Woman hunting pug loses nearly $ 2,000 in puppy scam


BALTIMORE – After her dog died, Lori Hayes hoped to make up for the grief with a new puppy. She found a photo of a 10 week old black pug named Barbie on a site called “Classic Pug Family” and immediately fell in love.

“They wouldn’t accept credit cards, they would only accept Zelle or gift cards. So at this point I’m desperate I sent them the money. It was $ 650 for the dog and $ 250 for the shipping. I sent it through Zelle, so they had $ 900, ”Hayes said.

Two days later, she received an urgent email from the company.

“To say they need an extra $ 680 because it’s summer that they had to ship the dog in an air-conditioned crate,” Hayes said. “I want this dog, so I’ll give them the money.”

She receives the transport information and the flight number, then another urgent message.

“Stating that there is a customs charge for the dog at JFK airport.” I think it was $ 1,500, ”Hayes recalls.

Hayes called John F. Kennedy International Airport and a worker confirmed there was no such charge. The seller, however, was not letting go.

“They said your dog is stuck in the pound, not getting food, not being taken care of, conditions are horrible at the airport and it’s your fault because you’re not paying that $ 15.00 fee that the airport supposedly implemented, on top of the $ 1,700 to $ 1,800 that I’ve already paid them, ”Hayes said.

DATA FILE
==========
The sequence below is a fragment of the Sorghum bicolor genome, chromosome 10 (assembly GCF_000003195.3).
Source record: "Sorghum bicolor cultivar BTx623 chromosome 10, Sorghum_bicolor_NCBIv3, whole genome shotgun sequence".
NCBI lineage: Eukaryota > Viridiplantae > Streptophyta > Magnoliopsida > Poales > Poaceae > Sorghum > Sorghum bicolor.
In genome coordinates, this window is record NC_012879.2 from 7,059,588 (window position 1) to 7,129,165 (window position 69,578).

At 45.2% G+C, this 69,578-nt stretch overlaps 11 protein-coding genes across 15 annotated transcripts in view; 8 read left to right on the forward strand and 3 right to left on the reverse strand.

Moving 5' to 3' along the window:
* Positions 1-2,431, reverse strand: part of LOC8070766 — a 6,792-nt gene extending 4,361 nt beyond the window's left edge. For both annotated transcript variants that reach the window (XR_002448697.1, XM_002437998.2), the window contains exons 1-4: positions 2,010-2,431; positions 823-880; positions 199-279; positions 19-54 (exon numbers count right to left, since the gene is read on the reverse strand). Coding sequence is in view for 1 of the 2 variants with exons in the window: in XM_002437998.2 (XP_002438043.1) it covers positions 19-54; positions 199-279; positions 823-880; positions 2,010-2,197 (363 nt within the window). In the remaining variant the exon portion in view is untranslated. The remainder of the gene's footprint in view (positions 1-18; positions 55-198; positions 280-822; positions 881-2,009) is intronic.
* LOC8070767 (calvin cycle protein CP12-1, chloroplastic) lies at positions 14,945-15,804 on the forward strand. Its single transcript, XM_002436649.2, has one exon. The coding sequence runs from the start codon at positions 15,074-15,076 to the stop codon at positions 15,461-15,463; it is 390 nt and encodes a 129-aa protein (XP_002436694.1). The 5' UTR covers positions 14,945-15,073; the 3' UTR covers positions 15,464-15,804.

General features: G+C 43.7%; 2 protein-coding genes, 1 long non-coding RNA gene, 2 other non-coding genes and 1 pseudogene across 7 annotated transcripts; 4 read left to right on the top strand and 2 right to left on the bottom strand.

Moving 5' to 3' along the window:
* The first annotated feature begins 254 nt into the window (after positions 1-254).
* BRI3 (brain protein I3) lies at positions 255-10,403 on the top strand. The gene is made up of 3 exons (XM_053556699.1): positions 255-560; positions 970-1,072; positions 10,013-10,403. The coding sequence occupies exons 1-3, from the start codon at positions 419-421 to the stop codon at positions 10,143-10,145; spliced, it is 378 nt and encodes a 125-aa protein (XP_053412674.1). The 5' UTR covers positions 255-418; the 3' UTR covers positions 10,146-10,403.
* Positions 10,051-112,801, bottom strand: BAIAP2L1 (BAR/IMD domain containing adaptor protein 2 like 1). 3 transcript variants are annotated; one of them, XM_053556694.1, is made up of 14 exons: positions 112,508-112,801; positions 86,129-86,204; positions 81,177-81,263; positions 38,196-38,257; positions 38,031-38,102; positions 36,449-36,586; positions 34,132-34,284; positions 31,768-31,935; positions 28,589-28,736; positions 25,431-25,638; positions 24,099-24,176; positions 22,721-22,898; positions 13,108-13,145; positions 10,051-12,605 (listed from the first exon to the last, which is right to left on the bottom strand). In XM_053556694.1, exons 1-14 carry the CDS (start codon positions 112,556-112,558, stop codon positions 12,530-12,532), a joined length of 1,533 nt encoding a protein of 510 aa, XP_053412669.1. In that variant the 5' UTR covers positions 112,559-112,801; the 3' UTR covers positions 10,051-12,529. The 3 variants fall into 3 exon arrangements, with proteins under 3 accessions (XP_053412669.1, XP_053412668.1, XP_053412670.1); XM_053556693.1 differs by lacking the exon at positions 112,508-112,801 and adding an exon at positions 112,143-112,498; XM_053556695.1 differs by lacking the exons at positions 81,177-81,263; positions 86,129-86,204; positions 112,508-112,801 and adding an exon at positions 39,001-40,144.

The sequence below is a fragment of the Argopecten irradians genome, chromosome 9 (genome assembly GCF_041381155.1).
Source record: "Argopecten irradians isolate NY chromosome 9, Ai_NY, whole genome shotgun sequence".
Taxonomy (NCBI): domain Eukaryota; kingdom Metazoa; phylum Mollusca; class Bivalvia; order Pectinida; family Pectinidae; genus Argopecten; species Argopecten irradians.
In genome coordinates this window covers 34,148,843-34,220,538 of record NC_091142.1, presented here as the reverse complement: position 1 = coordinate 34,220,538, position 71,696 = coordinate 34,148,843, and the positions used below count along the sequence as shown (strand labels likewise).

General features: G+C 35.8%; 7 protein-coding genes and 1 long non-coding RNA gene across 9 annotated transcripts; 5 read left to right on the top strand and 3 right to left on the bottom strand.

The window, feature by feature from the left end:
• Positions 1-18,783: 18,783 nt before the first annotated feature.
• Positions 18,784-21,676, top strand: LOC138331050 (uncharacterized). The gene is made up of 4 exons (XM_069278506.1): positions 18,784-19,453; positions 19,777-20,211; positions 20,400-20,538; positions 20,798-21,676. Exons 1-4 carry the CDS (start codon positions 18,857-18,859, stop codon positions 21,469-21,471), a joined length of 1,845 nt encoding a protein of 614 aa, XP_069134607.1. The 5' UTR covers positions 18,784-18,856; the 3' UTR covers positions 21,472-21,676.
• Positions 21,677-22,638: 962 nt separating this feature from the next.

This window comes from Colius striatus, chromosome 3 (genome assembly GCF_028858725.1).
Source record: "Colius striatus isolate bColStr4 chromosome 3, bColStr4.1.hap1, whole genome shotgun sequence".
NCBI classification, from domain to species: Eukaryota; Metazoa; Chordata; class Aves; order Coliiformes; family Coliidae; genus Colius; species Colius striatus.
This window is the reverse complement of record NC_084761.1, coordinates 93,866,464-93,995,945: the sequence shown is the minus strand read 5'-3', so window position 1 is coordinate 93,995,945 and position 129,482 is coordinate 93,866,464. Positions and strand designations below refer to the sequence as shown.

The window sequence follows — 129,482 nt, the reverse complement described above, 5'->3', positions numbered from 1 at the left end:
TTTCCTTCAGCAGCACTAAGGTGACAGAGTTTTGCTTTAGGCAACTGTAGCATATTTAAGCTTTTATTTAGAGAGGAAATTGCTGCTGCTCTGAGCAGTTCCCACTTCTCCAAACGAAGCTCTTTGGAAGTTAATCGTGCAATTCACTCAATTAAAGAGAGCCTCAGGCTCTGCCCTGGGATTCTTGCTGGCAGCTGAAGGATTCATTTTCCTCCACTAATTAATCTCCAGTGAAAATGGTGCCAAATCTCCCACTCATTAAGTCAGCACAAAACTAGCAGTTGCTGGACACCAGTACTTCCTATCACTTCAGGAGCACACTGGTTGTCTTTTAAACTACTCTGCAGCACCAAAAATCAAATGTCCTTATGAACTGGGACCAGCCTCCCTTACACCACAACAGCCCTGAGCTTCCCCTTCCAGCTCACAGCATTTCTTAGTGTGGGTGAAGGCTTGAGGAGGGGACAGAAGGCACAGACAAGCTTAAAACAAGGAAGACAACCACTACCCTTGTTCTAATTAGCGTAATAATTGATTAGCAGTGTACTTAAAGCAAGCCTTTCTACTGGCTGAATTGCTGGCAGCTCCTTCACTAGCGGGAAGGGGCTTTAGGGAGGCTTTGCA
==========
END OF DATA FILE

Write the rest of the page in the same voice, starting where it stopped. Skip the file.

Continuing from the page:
Hayes didn’t send any more money, and the con artist stopped responding. And since Hayes authorized the transactions, she couldn’t get the money she sent through Zelle.

“I think I’m going to have a pug, my hopes were so high that someone would knock on the door with a new puppy, and it was just a scam,” said Hayes.

Puppy scams cost consumers around $ 3 million last year, according to a Better Business Bureau study.

“Starting with COVID, puppy scams have been prolific and one of our top scams for almost two years,” said Angie Barnett, president and CEO of the Better Business Bureau serving greater Maryland.

She added that an easy way to control pet sites is to use the photos they post.

“Do a reverse Google image search and see how many other websites are using that particular photo,” Barnett said.

Also, look at the contact information and address of the company.

Classic Pug Family claimed to be in Pasadena, Maryland. The same address is linked to a website selling Boston Terrier puppies. However, a local resident confirmed to the BBB that they had nothing to do with either of the companies.

And while Hayes took out nearly $ 2,000, she moved on with the help of Luna, her new puppy.

“You know my heart is full again. I have my dog, but I really want to warn everyone, please, please do your homework, ”said Hayes.

Hayes met Luna in person, so she knew she wouldn’t get ripped off again.

If you’re looking to add a pet, visit your local shelter or animal shelter.

The American Kennel Club also has a local breeder search feature.


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